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Netflix comms boss sacked for using very bad word

Discussion in 'General Discussion' started by dowie, 23 Jun 2018.

  1. dowie

    Caporegime

    Joined: 29 Jan 2008

    Posts: 48,268

    I read these headlines about the story initially thinking Communications director, he really should know better, what a numpty, just don't use *that* word FFS!

    But then the details of the story seem to paint a different picture:

    https://www.bbc.co.uk/news/technology-44585072

    https://deadline.com/2018/06/jonath...ef-following-insensitive-comments-1202415977/

    http://www.dailymail.co.uk/news/art...han-Friedland-fired-using-N-word-meeting.html

    While I wouldn't expect there to be many reasons why someone in a regular office job should utter the word actually the fact that he was a head of communications and the meeting was a PR meeting where the topic of discussion was sensitive words... well I guess given they are a company that puts out content where that word might be used then it isn't quite so far fetched that someone might use it in a descriptive sense in such a meeting. He's not referring to any person, he's not repeating some rap lyrics, he's not trying to use it in some misguided humorous way - he's the head of communications trying to have an adult conversation about sensitive words and he's used it in a descriptive context. But people got triggered...

    He's then apparently apologised to the people in the meeting later he's seemingly had to meet with two (the articles makes a note of the fact that they're black) HR personnel about the incident and seems to have uttered the word a second time there - almost certainly in a descriptive sense again. Presumably, though he knows not to use it in a big meeting given the flake he received, he perhaps thought that he could have a candid/factual discussion with HR? Seemingly not, they were apparently triggered too and apparently he hadn't learned his lesson...

    So now some random exec who probably wasn't a racist and was presumably otherwise quite decent at his job gets sacked because, well that is expected these days... he's of course issued a grovelling apology on twitter. It just seems bizarre, I don't think it would be quite as controversial in the UK, it isn't unheard of to see for example white people use the word in a purely descriptive sense on UK TV shows (Frankie Boyle, Stuart Lee etc...) but we do seem to follow the US in this sense and it does seem that as a society we're getting a bit oversensitive to the point where things get a bit silly.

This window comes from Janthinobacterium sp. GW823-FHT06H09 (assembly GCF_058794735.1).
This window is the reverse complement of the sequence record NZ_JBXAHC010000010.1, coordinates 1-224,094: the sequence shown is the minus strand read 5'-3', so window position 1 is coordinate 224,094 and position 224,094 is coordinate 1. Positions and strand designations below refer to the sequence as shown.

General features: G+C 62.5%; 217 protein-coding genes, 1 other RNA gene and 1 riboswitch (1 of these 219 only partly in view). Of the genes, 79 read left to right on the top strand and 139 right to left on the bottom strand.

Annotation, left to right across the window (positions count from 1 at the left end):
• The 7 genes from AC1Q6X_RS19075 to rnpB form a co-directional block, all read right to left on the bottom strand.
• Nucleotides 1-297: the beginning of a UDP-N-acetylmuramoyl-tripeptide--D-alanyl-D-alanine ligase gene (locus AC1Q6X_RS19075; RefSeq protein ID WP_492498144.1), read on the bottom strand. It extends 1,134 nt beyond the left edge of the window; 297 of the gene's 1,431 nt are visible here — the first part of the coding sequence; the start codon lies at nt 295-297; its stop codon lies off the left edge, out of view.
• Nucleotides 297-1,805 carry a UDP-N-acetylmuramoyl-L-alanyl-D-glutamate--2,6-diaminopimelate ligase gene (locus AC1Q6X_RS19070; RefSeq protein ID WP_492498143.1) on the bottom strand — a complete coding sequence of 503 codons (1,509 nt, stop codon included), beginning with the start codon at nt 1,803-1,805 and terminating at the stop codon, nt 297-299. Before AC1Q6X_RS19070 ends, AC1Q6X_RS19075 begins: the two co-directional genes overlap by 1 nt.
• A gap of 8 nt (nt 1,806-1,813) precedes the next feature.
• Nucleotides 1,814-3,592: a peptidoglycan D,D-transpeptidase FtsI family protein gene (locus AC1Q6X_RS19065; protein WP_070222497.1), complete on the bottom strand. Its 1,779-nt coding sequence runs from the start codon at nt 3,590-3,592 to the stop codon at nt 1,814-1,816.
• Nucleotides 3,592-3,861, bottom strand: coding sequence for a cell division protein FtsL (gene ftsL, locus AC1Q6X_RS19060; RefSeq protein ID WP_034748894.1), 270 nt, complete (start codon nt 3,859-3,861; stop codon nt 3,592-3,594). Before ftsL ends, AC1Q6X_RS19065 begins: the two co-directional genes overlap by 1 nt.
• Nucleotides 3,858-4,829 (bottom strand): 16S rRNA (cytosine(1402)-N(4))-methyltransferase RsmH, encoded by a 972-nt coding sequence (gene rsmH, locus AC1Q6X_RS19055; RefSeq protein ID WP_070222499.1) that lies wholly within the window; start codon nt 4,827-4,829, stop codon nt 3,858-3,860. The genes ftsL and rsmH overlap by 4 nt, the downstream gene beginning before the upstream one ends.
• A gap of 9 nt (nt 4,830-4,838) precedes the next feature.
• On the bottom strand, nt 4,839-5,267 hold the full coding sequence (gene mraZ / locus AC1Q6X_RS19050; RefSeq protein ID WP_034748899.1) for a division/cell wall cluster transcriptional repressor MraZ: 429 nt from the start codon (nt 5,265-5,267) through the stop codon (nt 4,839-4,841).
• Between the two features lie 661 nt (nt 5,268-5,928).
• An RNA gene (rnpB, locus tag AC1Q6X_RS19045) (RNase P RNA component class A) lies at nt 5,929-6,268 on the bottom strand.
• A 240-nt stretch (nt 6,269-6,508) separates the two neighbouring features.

2. Hotwired

    Soldato

    Joined: 17 Aug 2009

    Posts: 7,208

    Interesting comparison of white comedians to a white senior director in a large company.

    Do you think it's a surprise to the organisers of TV shows when the people they booked head off into the gutter with their routine?

    His own problem if he managed to misread a business situation and use inappropriate language. Twice. I've seen people get sacked before by doing stupid things at work under the false belief that the staff around them are ok with it. Next thing you know there's an internal investigation going down and once that happens all discretion is out the window and the rule book gets examined.
     
  3. sigma

    Capodecina

    Joined: 13 Nov 2006

    Posts: 18,226

    "In a descriptive context"?

    What does that actually mean? Why couldn't he say black person or use the term 'n-word'?

    I'm not sure why there is an uproar about this? A director especially has to be careful about what they say because they represent the company. They can be fired for a lot less. Non-story. It's only in the press because of the word used...
     
  4. Dis86

    Caporegime

    Joined: 23 Dec 2011

    Posts: 25,225

    Location: Northern England

    Really? The fact that it has to be referred to as "the n-word" is utterly pathetic. We live in the real world not Harry potter's universe. It's like he who must not be named ffs.

    Saying that we've got 2 out of the 4 triggered horsemen in here, just need explicit and Vincent next!
     
  5. Minstadave

    Caporegime

    Joined: 8 Jan 2004

    Posts: 26,767

    Location: Rutland

    All seems utterly farcical, it's a word, one that is widely used in film and TV yet you can't mention it whilst discussing its use in a film and TV company without being sacked?

    Seems very immature.
     
  6. VincentHanna

    Capodecina

    Joined: 30 Jul 2013

    Posts: 21,826

    Assuming you mean me, give some Examples where I've ever been "triggered"
     
  7. Dis86

    Caporegime

    Joined: 23 Dec 2011

    Posts: 25,225

    Location: Northern England

    Right now.
     
  8. VincentHanna

    Capodecina

    Joined: 30 Jul 2013